Now: Keep in mind, as usual, that I interpret the distances in inches literally on the tabletop, as given in Original D&D Vol-1 and Vol-2 (Men and Monsters); and assuming the same scale as the figures used, so about 1" = 5 feet. The prescription that appeared in Vol-3, that 1" = 10 feet, I ignore. (See the sidebar on house rules for more discussion.) The figures and counters that I used are at the standard 3/4" (or 20mm) square base for men; or 1×2" (25×50mm) for horses.
Also, my general assumption is that there is some spread between figures; that is, a few feet between ranks of soldiers, or some amount of scattering in the face of melee/ missiles/ magic fire. Here's what that "sparse" crowding looks like:
|Areas of Effect: Sparse Crowding|
As you can see, a fireball catches about 7 men; the red dragon breath cone catches about 14 men, the green dragon cloud a similar 15, but the blue dragon's line is smaller with only 7 men encompassed (further reduced for lesser types like black and white dragons). For cavalry, the numbers would technically be reduced (3, 5, or 8 figures hit by breath). But for simplicity in Book of War, I rounded off and said that all of these attack forms hit about 10 men, that is, 1 figure at mass scale.
However, perhaps you don't share my assumption about men being spread out a bit in most cases. If the figures are packed maximally "dense", then here's what you get instead:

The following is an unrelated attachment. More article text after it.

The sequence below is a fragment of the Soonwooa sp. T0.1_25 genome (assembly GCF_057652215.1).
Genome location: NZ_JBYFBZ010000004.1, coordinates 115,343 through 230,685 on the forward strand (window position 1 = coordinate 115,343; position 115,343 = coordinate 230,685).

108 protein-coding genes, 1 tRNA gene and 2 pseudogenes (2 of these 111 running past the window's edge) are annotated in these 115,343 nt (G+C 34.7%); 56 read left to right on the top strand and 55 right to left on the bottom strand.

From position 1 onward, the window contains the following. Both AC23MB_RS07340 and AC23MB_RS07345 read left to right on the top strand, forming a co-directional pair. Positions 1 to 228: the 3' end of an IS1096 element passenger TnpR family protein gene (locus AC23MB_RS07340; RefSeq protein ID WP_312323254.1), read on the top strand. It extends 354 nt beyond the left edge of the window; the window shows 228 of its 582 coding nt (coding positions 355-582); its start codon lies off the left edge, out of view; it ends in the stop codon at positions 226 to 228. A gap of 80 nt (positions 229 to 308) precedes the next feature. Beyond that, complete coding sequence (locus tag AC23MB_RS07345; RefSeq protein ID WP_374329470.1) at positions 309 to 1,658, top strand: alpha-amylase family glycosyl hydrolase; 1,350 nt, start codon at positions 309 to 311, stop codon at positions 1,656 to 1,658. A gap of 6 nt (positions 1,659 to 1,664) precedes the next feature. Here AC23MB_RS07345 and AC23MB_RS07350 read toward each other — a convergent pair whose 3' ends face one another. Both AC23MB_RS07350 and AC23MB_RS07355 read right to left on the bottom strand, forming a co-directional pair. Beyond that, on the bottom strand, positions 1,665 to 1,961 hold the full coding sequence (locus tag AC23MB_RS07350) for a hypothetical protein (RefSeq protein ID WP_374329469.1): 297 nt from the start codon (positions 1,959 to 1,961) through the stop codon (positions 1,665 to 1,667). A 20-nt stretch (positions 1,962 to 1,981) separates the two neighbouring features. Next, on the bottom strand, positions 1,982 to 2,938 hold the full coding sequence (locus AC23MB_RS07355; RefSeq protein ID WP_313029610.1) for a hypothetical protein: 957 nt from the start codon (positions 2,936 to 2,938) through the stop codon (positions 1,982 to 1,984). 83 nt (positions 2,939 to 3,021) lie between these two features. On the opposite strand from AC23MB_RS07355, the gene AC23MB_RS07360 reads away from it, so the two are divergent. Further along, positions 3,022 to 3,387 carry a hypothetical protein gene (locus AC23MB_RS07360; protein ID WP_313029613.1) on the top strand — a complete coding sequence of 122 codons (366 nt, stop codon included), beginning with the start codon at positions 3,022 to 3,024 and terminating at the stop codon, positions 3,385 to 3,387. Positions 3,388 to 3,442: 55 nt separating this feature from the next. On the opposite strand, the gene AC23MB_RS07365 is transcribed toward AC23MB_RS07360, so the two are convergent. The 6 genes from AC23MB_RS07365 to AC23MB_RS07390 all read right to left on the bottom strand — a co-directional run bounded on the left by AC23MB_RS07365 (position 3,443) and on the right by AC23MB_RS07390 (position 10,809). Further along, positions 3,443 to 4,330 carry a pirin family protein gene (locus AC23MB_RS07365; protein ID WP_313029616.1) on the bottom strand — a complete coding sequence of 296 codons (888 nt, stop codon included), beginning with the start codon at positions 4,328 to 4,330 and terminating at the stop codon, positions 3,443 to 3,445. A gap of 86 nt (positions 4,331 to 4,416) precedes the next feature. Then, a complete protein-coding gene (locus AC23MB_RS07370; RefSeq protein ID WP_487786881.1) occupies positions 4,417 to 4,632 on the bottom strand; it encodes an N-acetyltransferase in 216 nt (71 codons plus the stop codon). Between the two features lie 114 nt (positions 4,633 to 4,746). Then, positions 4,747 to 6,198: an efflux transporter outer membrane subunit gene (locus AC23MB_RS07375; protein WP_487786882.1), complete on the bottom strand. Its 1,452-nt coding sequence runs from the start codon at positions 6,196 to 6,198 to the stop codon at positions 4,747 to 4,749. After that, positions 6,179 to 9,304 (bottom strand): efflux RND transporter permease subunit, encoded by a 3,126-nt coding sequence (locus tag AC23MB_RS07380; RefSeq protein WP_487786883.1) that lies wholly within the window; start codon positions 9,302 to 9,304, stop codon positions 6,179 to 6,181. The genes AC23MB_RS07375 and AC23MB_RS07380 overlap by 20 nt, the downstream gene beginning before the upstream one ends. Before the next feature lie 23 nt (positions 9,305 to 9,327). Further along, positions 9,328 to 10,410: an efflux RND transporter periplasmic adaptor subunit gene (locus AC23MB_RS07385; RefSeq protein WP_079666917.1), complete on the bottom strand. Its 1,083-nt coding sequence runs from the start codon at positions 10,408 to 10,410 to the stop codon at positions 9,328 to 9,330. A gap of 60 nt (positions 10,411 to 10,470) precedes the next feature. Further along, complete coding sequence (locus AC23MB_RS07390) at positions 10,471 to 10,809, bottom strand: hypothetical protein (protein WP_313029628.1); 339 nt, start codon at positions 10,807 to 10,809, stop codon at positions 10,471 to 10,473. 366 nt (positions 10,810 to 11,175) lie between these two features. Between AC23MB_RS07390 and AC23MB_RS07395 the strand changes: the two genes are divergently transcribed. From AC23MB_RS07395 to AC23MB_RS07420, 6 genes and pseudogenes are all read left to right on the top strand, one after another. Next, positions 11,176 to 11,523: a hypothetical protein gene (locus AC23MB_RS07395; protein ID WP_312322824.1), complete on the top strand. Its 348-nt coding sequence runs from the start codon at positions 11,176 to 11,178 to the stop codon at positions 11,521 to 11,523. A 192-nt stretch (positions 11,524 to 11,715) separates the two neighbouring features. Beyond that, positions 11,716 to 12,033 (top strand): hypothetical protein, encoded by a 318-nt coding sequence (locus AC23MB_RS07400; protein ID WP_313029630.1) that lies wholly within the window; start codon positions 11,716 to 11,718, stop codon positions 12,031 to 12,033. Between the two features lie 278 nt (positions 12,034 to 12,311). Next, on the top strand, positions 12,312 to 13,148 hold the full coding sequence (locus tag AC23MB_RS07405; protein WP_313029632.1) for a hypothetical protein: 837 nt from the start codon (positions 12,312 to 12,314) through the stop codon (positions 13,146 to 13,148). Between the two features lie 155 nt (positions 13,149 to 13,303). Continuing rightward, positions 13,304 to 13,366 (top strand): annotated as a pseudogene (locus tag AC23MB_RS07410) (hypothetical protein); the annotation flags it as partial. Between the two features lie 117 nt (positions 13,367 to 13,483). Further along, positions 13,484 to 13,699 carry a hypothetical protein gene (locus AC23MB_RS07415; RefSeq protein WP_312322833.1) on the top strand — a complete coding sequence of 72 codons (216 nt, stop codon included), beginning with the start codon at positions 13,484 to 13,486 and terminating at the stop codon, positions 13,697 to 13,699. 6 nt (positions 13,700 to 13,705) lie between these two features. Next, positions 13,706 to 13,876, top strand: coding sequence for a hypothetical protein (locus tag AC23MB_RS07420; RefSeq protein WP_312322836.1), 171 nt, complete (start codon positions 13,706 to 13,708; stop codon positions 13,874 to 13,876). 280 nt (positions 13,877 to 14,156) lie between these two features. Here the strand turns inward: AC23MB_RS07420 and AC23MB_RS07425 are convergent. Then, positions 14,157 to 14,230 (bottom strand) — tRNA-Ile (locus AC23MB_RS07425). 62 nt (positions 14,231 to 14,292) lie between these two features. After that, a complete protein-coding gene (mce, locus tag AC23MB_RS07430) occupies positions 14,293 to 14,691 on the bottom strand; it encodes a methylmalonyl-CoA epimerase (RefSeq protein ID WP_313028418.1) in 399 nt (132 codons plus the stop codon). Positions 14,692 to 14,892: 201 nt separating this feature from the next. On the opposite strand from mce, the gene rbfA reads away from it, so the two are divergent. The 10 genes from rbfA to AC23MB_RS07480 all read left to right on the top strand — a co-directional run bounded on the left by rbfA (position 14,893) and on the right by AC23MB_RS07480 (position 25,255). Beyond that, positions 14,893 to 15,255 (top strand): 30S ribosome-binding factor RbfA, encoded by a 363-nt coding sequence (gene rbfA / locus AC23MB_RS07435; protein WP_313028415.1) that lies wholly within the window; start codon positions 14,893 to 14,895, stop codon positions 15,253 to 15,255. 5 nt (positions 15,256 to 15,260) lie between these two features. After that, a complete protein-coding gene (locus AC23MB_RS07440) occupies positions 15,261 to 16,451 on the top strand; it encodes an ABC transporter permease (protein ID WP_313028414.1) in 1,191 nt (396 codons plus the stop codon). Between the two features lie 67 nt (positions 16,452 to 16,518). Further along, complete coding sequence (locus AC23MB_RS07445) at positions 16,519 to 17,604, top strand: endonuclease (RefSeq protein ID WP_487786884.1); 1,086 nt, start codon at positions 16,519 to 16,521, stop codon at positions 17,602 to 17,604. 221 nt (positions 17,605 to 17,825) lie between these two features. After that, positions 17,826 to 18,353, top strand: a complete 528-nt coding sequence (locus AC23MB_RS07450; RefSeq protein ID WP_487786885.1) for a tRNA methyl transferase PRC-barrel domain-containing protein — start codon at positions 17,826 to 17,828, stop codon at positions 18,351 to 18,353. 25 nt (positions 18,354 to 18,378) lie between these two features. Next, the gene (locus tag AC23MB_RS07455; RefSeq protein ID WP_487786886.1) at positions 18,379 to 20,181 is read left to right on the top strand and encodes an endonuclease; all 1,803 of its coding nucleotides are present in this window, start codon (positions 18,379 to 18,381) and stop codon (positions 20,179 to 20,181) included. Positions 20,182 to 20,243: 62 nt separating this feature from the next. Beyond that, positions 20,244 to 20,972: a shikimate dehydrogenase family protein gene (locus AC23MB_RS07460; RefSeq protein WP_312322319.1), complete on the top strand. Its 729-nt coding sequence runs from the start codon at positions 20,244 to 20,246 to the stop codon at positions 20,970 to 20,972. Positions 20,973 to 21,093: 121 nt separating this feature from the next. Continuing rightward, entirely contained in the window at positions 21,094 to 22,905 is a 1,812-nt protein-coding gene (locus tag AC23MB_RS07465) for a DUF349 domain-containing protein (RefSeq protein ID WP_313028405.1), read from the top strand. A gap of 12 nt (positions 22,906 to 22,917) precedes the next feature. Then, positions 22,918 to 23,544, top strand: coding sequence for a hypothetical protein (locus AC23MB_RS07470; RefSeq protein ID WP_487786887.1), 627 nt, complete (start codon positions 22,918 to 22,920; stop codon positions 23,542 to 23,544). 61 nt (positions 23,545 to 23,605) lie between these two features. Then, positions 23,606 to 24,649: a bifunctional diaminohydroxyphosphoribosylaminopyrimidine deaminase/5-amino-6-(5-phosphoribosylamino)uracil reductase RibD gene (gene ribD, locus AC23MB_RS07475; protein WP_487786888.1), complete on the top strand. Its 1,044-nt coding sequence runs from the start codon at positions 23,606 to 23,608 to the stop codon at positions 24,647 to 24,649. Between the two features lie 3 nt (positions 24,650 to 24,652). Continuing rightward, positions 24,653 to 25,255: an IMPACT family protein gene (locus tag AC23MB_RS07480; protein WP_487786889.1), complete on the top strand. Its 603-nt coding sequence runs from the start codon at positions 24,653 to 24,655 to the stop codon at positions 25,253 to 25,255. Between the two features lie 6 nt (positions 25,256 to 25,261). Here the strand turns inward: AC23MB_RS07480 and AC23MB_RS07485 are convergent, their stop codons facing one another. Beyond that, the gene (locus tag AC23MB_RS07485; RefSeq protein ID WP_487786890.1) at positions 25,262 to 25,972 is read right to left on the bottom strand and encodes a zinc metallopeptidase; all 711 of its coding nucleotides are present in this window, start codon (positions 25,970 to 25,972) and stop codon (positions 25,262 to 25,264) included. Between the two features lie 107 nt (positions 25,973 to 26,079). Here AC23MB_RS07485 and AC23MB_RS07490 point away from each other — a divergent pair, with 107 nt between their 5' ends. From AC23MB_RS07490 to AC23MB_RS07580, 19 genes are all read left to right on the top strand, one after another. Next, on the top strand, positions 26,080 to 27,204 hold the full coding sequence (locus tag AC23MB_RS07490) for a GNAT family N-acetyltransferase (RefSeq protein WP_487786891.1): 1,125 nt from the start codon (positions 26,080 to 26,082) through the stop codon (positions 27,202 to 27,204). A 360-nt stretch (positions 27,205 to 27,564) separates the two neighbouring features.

|Areas of Effect: Dense Crowding|
In this case, a fireball hits about 13 men; and the breath from red dragon hits 26, green dragon 30, blue dragon 13. Here we find 5, 8, or 12 cavalry figures in a dragon's breath area. In principle, this might argue for the red and green dragon breath types to hit up to 3 figures of men at mass scale; but all of the others (like fireball) still round off to 10 men, so I think that gives extra evidence for the simplicity of the Book of War rule that only 1 mass figure can be affected.
More generally, I find that keeping this in mind helps to adjudicate at any time we're abstracting the action away from actual figures on a tabletop (for example, when using random/abstract opponent selection as in the AD&D DMG).